Of European heritage Siri Hayes was born on Boonwurrung Country and has mostly practiced on Wurundjeri Woi wurrung Country in northeast Naarm/Melbourne, Australia, where she lives with her artist husband and two children. Hayes works across photography, video and textiles as materials to investigate the photographic paradox in which illusion and the indexical or physical connections to the real, coexist. She is particularly interested with creatively interrogating the slippages between these but is becoming more and more intrigued with how materials can embody engagement with place.

Her work has been included in many group exhibitions throughout Australia as well as in Finland, France, Poland and Japan. Some of these include Negotiating this World: Contemporary Australian Art National Gallery of Victoria, Future Primitive Heide Museum of Modern Art, Boundary Line TarraWarra Museum of Art, Stormy Weather: Contemporary Landscape Photography National Gallery of Victoria and Contemporary Australian Portraiture at the National Portrait Gallery. Hayes’s work also features in over 20 public Australian collections. She has received several photographic prizes including the National Photographic Purchase Award, an Australia-Korea Foundation travel grant and the Olive Cotton Award for Excellence in Photographic Portraiture. In 2008 she was a finalist in the inaugural Prix Pictet exhibited at the Palais de Tokyo, Paris, France— an award for international photography that engages with environmental themes. In 2010 Hayes was artist-in-residence at the. Australia Council studio in Barcelona, Spain.

Hayes completed a Bachelor of Fine Arts (photography), a Graduate Diploma of Visual Arts and a Master of Fine Art all at the Victorian College of the Arts. She also works in higher education as a lecturer in photography and visual art at the Victorian College of the Arts and Monash University and has guest lectured at many other universities and institutions since the early 2000’s.

Kanazawa cloth – detail, 2018, indigo and eucalyptus dyed yarn, 168 x 81cmm, image credit: Siri Hayes

Opposite is an example of Hayes’ work from her Australia/Japan exchange project, the Kanazawa cloth project. The backdrop textile was woven from yarn dyed with red box eucalyptus and indigo. This work saw Hayes pre-dye yarn in Australia with the eucalyptus before traveling with it to Japan and dyeing yarn in Japan with Japanese indigo. The concept for this work was Hayes weaving a known and unknown place together using art materials engendered with both as an embodied engagement with Kanazawa.

Link to website


Uncle Dave Wandin


Uncle Dave Wandin. Photo: courtesy Yarra Ranges Shire Council.

Wurundjeri Woi wurrung Elder Uncle Dave Wandin is the Corporation’s Manager of Cultural Practices (Fire & Water). Prior to this role, Uncle Dave was instrumental in the establishment of the Corporation’s Narrap Team, a team of cultural land managers. Uncle Dave is a recognised leader in both the promotion and execution of cultural burns in Victoria. Uncle Dave, along with the Water Unit, has worked on the development of the Yarra Strategic Plan to ensure good outcomes for Wurundjeri Woi wurrung culture and people alongside representatives from Responsible Public Entities identified in the Wilip-gin Birrarung Murron Act (2017).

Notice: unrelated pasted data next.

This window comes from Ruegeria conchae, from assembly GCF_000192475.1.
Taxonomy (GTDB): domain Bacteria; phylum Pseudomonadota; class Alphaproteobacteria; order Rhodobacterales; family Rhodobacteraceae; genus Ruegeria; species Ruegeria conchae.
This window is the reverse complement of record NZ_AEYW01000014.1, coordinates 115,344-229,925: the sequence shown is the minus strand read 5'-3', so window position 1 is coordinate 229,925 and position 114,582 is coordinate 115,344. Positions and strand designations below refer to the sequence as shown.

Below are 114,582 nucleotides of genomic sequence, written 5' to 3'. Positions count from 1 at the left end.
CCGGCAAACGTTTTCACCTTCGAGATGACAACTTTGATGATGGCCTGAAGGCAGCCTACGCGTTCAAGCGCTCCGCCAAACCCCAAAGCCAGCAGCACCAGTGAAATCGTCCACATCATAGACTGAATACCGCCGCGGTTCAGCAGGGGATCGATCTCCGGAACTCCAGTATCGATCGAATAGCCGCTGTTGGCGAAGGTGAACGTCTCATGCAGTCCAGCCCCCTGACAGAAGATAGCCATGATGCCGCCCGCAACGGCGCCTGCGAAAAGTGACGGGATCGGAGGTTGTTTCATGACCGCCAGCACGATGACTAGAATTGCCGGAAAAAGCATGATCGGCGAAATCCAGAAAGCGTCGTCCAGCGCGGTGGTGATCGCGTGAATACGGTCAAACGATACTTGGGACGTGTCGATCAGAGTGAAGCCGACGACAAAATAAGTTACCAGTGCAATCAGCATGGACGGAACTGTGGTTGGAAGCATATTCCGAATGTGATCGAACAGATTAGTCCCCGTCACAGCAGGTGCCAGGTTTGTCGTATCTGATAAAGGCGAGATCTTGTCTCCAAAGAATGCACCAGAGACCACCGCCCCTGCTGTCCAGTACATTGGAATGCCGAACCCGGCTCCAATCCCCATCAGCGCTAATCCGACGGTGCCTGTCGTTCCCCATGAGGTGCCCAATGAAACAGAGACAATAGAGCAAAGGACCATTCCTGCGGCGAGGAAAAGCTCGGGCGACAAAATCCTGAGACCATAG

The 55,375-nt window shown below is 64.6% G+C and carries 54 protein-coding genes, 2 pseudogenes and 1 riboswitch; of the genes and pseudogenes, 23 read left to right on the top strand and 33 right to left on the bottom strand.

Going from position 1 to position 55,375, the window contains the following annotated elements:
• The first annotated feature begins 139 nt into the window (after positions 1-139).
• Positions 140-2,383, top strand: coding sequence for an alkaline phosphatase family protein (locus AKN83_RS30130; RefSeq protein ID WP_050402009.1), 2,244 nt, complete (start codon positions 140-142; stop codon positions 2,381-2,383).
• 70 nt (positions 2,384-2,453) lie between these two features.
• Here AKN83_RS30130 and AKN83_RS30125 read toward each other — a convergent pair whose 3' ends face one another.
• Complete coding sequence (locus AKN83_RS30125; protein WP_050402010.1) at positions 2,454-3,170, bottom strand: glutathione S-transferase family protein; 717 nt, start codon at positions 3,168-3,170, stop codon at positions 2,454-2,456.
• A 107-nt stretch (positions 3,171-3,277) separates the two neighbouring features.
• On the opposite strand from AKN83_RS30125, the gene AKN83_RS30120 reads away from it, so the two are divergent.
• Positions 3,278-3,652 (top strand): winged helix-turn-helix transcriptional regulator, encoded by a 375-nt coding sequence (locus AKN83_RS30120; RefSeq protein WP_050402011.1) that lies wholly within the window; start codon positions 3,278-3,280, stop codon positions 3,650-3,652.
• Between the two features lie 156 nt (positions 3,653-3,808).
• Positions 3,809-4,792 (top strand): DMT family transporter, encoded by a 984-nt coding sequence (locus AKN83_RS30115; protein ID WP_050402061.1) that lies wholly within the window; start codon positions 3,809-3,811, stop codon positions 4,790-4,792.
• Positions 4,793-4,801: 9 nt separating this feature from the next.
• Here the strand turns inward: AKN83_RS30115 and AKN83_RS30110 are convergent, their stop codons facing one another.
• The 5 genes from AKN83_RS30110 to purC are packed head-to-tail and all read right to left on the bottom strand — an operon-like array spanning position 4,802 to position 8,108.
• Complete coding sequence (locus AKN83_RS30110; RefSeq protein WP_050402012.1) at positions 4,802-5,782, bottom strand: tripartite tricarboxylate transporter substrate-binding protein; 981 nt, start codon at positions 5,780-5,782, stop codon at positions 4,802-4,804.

Uncle Dave has consulted on the Escarpment Project and Tier Drop Garden since their inception, identifying and advising on the appropriate site for commencing stage one. Uncle Dave will continue to be a collaborating partner across 2022-2023 on the development of a land management strategy to guide the next phase of the project, working on the escarpment below InPlace’s River Bend House.


David Cameron


David Cameron. Photo: Connecting Country

David Cameron is Senior Botanist at the Department of Environment Land Water and Planning (DELWP) and Curator of the Victorian Biodiversity Atlas and the Advisory List of Rare or Threatened Plants in Victoria. David Cameron is one of Australia’s most experienced and renowned botanists, with a career spanning nearly five decades. David has worked closely with Uncle Dave Wandin on various projects to-date, however never before within a contemporary arts context. The subject of ecological, cultural and fuel reduction burning is now more hotly contested than ever before, David Cameron seeks to navigate a delicate balance through his work, hoping to achieve both cultural and ecological benefits when burning is sensitively and collaboratively undertaken.


Anthony Fitzpatrick

Curatorial Advisory

Curator Anthony Fitzpatrick standing in the exhibition Sidney Nolan: Myth Rider at the TarraWarra Museum of Art. He stands next to Troy – Dragging of Hector, 1966. Photo: Scott McNaughton

Anthony Fitzpatrick is Curator at TarraWarra Museum of Art, Healesville, Victoria. He has curated the exhibitions: Sidney Nolan: Myth Rider (2022); Thought Patterns (2019); Edwin Tanner: Mathematical Expressionist (2018); Fred Williams – 1974 (2017); Panorama (2016) with Victoria Lynn; Howard Arkley (and friends…) (2015-16) with Victoria Lynn; Solitaire (2014); Vibrant Matter (2013); and Boundary Line (2011), along with a number of solo exhibitions of contemporary Australian artists including Katie West, James Hullick. Kate Beynon, Michelle Ussher and Sam Leach.

In 2017, he curated the group exhibition Faraway, so close for Arts Project Australia. He has authored numerous catalogue essays and articles and in 2010 he worked as a Research Assistant on the Australian Research Council funded project Framing Marginalised Art. In 2005, he completed his Master of Art Curatorship and in 2002 he completed a Postgraduate Certificate in Art Conservation Studies, both at The University of Melbourne.